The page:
The Federal Government has announced the successful recall of 2,405,724 million bottles of codeine-containing cough syrup after a recent audit trail of the substance
Fred Ezeh and Samuel Bello, Abuja
The Federal Government has announced the successful recall of 2,405,724 million bottles of codeine-containing cough syrup after a recent audit trail of the substance carried out by National Agency for Food, Drug Administration and Control (NAFDAC).
The drugs were recovered from 20 out of the 23 (87 per cent) of manufacturers and are being warehoused in the respective companies.
It was in demonstration of its resolve to control the consumption and abuse of the syrup and other related substances.
An international media organisation had in May, aired a documentary that highlighted the level of abuse of codeine-containing cough syrup and its effects on the lives of the abusers.
The report generated global reaction, thus, forcing Nigerian government to place an outright ban on the sale of the drugs without prescription from a qualified medical personnel.
However, a statement released in Abuja yesterday by the Federal Ministry of Health indicated that the Minister, Prof. Isaac Adewole, confirmed the figure in a report of a committee set up to address the menace.
Meanwhile, several years after most of the country’s textile industries went moribund, the Federal Government may have concluded plans to resuscitate the sector by supplying cotton raw materials to all industries across the country.
Acting Director General of National Biotechnology Development Agency (NABDA), Alex Akpan, who disclosed this to newsmen during a press briefing in Abuja, said Genetically Modified (GM) cotton seeds have been distributed to no fewer than 1,000 large scale farmers across the country.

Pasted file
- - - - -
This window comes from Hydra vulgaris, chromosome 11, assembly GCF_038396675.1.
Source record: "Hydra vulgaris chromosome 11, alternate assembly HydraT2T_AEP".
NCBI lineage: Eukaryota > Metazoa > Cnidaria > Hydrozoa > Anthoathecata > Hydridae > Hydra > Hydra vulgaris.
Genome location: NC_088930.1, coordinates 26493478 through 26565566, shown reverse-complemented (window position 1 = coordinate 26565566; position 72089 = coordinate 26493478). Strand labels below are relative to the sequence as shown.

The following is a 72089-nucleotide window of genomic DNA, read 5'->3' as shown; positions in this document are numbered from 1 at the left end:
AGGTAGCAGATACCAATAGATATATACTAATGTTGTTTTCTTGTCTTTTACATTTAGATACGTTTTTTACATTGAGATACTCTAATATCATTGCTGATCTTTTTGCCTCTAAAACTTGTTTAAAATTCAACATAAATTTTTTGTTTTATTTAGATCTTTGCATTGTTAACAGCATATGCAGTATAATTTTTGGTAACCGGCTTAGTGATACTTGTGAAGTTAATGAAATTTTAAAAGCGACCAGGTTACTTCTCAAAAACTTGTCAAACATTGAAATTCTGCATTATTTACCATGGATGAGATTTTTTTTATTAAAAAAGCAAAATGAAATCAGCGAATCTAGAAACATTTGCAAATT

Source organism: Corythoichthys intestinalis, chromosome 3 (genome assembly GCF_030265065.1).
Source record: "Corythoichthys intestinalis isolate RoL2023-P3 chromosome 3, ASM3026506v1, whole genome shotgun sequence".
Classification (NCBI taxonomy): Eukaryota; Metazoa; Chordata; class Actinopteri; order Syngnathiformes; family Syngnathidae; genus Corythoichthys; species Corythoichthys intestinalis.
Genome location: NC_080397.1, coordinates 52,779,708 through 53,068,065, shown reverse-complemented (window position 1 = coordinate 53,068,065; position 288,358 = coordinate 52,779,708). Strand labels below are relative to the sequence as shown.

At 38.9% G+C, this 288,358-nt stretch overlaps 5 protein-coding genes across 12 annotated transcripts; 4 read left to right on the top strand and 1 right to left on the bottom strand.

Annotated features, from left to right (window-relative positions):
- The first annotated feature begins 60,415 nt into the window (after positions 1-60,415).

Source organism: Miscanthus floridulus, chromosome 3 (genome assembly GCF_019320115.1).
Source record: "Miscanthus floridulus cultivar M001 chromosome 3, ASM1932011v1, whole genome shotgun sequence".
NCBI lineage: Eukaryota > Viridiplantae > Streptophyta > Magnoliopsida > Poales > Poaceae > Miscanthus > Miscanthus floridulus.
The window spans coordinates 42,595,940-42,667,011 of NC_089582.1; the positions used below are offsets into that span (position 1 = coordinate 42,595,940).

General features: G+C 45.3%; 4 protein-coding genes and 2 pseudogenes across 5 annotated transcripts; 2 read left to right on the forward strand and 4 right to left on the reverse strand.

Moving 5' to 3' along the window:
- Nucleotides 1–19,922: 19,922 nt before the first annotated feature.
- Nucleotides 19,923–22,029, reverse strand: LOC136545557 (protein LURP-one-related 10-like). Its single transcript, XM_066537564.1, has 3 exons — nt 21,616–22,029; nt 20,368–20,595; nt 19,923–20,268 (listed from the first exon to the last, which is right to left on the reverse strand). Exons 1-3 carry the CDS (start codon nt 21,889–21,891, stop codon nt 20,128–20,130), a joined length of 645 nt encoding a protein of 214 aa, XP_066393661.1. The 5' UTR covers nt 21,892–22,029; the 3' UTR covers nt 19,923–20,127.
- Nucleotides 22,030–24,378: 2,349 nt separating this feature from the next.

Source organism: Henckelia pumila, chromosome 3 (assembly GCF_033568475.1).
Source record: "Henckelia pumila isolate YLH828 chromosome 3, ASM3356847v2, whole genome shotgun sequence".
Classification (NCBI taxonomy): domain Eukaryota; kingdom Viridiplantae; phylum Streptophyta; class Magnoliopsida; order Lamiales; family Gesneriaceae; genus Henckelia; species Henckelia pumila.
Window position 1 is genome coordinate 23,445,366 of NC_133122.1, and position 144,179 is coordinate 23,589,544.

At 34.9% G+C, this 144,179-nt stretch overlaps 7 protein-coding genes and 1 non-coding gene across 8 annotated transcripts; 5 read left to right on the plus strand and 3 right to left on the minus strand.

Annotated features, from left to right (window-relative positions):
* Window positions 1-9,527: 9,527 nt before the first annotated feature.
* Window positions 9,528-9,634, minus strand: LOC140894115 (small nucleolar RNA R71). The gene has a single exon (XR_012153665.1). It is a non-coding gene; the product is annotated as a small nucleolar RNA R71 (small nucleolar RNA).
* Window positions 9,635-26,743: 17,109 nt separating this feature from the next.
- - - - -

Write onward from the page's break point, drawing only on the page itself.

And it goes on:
Akpan also explained that the National Committee on Naming, Registration and Release of Crop Materials, at its 26th meeting in Ibadan, had approved the official registration of 2Bt Cotton varieties known as MRC 7377 BG 11 and MRC7361 BG11.
“All textile mills have collapsed and there is no room to produce cotton. But presently, we have given 1,000 GM cottons to farmers after it had undergone thorough verification by the Biosafety agency,” he said.
When asked if 1,000 GM cottons shared to farmers was not too small, Akpan said the cotton seeds were given to large scale farmers who can employ between 150-500 workers, adding that, “this was just the beginning and government is committed to increasing it soon.
He said, “it is just for a start and understand that 1,000 farmers are large scale not small scale farmers. It is given to the major farmers who can employ 100 to 500 staff not those who are down the line. I think it is a good number to start with because it will be handled by massive industrial farmers who are fully mechanised and understand the process and, if there is need to increase the numbers, we will.
“Once you have an adequate environment, you can farm all-year crop because it is a perennial crop; it will be growing massively. The benefits are enormous including job and wealth creation, and boosting the economy, among other things.”